Over the past few days, multiple users on Twitter have noted a decline in the Bitcoin user experience. Transaction fees have increased from an average of $1-3 toward $7 and beyond.
This is the result of a drop in the Bitcoin network hash rate. The hash rate is the metric used to measure how much computational power is being used to mine Bitcoin blocks, thus enabling transactions.
Casa co-founder and BTC Times editorial board member Jameson Lopp noted that per his data, the hash rate has dropped 45% over three days leading up to October 27th.
This is potentially a byproduct of the rainy season in China coming to an end. From approximately July to September, Bitcoin mining becomes cheap in China as hydroelectric dams are incentivized to sell the electricity they generate for almost no cost at all.
Once the rainy season ends, it is said that miners relocate their machines and facilities to Western provinces in China where electricity can be cheaper outside of the rainy season.
The drop in the Bitcoin hash rate is not as severe considering the seven-day moving average, which currently sits at 122 exahashes per second as per BitInfoCharts. At the highs last week, this moving average peaked just shy of 150 exahashes per second.
The hash rate drop was compounded by the fact that on October 18th, the mining difficulty of the Bitcoin network also hit a new all-time high. As the BTC Times reported then, the difficulty neared 20 trillion after a 3.62% gain. The mining difficulty describes the algorithmic difficulty that miners have in finding a block. The difficulty is dynamically adjusted to ensure that each Bitcoin block takes around ten minutes to mine.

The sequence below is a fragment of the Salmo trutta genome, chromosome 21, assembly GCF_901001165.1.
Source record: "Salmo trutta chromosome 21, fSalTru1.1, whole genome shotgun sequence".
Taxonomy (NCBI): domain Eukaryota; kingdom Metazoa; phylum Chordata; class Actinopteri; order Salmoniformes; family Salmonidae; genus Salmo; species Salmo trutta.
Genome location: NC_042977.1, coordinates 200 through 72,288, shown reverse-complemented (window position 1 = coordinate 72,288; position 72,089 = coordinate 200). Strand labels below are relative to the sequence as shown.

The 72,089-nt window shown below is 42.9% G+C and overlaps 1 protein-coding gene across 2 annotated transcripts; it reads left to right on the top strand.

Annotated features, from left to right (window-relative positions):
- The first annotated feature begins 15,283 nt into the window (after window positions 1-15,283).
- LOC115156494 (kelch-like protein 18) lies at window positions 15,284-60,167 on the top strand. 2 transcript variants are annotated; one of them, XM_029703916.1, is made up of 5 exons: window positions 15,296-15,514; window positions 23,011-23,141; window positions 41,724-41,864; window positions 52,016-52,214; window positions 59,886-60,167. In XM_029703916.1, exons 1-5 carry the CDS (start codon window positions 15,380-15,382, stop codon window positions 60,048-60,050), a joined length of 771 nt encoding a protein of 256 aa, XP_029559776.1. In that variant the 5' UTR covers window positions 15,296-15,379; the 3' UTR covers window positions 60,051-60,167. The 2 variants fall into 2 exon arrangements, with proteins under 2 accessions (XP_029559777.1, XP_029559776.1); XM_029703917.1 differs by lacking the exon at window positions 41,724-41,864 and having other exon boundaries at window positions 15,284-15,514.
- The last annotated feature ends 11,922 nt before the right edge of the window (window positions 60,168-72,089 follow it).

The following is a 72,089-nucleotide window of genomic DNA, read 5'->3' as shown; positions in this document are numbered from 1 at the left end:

At press time, the hash rate has begun to recover above 100 exahashes per second.
Mempool Space, a webpage that tracks the state of the Bitcoin mempool, argues that the recent volatility in the hash rate and its effect on the user experience indicate a need for layer two technologies:
Development on the front of layer two solutions has been heating up in recent months.
In August, the BTC Times reported that Lightning Labs, a Bitcoin company backed by Twitter founder Jack Dorsey and Robinhood co-founder Vlad Tenev, released lnd 0.11-beta to enable bigger Lightning channels.
Shortly after that, Lightning-based derivatives platform LN Markets closed a pre-seed funding round to launch financial instruments such as options and futures on the Lightning Network.